Career - Social Sciences - 14.10.2022
Workplace supports needed to help victim-survivors of domestic and family violence
Workplace sabotage: New study reveals the workplace supports needed to help victim-survivors of domestic and family violence A shift in thinking is urgently required across Australian workplaces to better recognise the impacts of domestic and family violence (DFV) in the workplace, according to a new study from Monash University.

Career - 11.10.2022
Within CUCo, research may fail, as long as it is unusual and educational
Within CUCo, research may fail, as long as it is unusual and educational
Researchers from TU/e, Wageningen University & Research, Utrecht University and UMC Utrecht come together within the Centre for Unusual Collaborations to seek answers to societal issues from uncommon perspectives. Research is always exceptional, but not always unusual. That is precisely why that extra dimension is sought within CUCo (Centre for Unusual Collaborations), where - as the name suggests - unusual research collaboration takes center stage.

Career - Social Sciences - 10.10.2022
The days of the generalist are gone. Long live the specialist!
In science, specialization pays off - at least when it comes to career impact. That's the finding of a team of researchers who looked specifically at this subject. Is it better to be a generalist or a specialist? Gaétan de Rassenfosse, who holds the Chair of Innovation and IP Policy at EPFL, set about answering this question by digging through data on more than 30,000 biomedical researchers.

Career - Social Sciences - 06.10.2022
Rethinking young women's working lives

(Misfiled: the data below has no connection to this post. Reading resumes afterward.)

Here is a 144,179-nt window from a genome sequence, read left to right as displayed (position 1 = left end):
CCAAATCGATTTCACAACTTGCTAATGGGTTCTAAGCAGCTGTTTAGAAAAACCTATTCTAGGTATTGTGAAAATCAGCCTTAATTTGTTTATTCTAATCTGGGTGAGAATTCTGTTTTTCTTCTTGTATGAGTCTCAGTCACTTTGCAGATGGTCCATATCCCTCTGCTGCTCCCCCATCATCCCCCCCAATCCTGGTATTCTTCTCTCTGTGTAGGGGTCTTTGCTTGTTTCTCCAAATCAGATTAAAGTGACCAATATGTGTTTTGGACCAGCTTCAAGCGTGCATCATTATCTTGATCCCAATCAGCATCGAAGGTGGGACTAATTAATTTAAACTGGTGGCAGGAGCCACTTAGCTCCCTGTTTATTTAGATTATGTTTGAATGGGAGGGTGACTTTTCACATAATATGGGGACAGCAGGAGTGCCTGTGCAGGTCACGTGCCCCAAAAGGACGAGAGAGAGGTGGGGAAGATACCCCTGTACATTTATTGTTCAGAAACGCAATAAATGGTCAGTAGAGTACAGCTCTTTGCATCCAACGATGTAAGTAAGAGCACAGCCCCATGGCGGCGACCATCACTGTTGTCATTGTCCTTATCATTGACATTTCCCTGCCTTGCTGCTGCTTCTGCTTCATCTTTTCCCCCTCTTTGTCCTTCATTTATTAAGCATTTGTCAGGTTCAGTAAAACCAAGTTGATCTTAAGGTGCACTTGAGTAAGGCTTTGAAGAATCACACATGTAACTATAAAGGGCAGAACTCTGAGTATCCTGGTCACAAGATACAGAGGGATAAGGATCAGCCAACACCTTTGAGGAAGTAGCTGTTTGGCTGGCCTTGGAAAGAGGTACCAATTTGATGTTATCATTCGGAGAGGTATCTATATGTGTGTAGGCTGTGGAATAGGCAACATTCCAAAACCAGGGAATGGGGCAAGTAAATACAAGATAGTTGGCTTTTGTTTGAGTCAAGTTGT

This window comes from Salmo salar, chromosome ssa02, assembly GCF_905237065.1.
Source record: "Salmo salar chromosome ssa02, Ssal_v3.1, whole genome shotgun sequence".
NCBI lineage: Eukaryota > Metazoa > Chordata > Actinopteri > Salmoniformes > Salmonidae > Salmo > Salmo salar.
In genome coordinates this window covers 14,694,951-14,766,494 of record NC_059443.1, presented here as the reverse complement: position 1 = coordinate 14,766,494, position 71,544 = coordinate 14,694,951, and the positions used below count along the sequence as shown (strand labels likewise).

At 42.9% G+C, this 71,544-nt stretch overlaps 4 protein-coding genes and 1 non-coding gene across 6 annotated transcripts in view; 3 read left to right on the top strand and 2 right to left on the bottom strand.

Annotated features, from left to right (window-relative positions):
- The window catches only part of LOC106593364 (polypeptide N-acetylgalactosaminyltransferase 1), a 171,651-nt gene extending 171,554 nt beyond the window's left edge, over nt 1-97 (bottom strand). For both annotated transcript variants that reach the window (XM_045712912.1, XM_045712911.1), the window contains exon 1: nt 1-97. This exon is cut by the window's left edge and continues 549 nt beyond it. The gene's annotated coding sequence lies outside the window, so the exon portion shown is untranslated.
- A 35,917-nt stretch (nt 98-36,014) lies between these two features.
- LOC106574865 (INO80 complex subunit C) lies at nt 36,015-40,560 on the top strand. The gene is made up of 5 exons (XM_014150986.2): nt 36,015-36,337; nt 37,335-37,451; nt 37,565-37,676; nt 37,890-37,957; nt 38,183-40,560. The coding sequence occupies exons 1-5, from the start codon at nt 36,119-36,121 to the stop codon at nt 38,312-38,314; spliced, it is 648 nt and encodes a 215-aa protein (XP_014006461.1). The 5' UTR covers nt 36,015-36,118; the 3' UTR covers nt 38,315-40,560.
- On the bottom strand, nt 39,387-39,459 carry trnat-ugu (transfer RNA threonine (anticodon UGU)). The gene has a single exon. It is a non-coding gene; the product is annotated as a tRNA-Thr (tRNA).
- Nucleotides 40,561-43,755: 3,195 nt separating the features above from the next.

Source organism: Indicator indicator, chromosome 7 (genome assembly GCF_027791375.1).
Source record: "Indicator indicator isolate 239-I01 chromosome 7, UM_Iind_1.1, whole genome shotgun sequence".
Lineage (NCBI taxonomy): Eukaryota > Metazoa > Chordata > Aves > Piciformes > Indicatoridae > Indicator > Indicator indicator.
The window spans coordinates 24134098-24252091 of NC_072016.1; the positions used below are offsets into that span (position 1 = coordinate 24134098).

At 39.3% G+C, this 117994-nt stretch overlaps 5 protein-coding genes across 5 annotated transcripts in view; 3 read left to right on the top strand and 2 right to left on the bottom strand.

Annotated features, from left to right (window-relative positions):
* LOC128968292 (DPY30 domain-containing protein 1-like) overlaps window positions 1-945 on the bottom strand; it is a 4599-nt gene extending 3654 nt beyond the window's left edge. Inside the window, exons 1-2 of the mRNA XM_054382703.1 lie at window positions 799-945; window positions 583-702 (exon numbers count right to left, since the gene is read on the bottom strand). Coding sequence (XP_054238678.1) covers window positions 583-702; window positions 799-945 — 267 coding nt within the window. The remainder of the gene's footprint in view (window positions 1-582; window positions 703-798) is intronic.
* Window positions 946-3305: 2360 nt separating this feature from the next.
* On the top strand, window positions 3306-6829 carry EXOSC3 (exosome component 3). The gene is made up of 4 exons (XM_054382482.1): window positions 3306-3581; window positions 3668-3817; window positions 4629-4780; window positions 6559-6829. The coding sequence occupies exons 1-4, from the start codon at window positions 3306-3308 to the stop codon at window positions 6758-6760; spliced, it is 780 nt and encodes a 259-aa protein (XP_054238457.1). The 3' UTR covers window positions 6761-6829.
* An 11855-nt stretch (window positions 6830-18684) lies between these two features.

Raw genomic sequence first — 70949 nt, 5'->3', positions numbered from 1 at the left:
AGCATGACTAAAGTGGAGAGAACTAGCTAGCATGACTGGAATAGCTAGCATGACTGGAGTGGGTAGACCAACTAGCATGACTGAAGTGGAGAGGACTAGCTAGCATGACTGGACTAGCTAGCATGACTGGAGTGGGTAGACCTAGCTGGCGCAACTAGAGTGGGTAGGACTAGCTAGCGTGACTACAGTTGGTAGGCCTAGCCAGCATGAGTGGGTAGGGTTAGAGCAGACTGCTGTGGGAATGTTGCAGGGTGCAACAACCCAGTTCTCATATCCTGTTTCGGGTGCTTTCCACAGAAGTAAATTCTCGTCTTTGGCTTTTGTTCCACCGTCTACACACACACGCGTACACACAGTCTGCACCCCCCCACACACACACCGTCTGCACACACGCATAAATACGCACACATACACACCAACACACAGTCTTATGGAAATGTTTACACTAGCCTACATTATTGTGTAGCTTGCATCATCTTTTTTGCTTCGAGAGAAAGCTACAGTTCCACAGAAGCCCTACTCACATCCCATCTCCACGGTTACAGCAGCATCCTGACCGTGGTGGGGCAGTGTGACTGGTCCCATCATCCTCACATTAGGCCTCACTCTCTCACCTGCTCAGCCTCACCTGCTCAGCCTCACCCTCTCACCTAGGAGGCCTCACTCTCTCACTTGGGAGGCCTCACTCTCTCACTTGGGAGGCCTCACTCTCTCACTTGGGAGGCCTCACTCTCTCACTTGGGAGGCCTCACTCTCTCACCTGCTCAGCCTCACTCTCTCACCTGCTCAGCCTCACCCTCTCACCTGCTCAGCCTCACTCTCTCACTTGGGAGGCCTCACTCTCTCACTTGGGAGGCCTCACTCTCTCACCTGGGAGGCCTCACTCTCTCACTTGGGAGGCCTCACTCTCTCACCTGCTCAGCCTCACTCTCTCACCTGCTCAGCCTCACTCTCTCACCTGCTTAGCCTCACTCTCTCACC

Rethinking young women’s working lives
New research will examine how women's early experiences of employment shape long-term career paths and reinforce inequalities in the labour market. The project, led by University of Leeds academics and funded by UK Research and Innovation (UKRI), will explore early indications of work inequalities based on gender, and how disadvantages in employment develop over time.

Career - Health - 26.09.2022
Improving workplace injury compensation requires input from vulnerable workers
The study's findings can help workers' compensation systems communicate more effectively with injured workers Understanding the ways in which workers in precarious employment react to work injury and claims processes they see as unfair can help employers, legal representatives, physicians and others respond appropriately, according to a new study.

Career - Economics / Business - 20.09.2022
Small-scale self-employed score worst for well-being
When it comes to well-being at work, self-employed people are often overlooked. In her doctoral study, occupational sociologist Jessie Gevaert investigated working conditions and mental well-being among those working for themselves. She concludes that precarious working conditions among self-employed workers can have serious consequences for their mental well-being.

Social Sciences - Career - 15.09.2022
The power of weak ties in gaining new employment
The power of weak ties in gaining new employment
An experiment using data from 20 million LinkedIn profiles shows how much we rely on people we know less well to land new jobs. If you have a LinkedIn account, your connections probably consist of a core group of people you know well, and a larger set of people you know less well. The latter are what experts call -weak ties.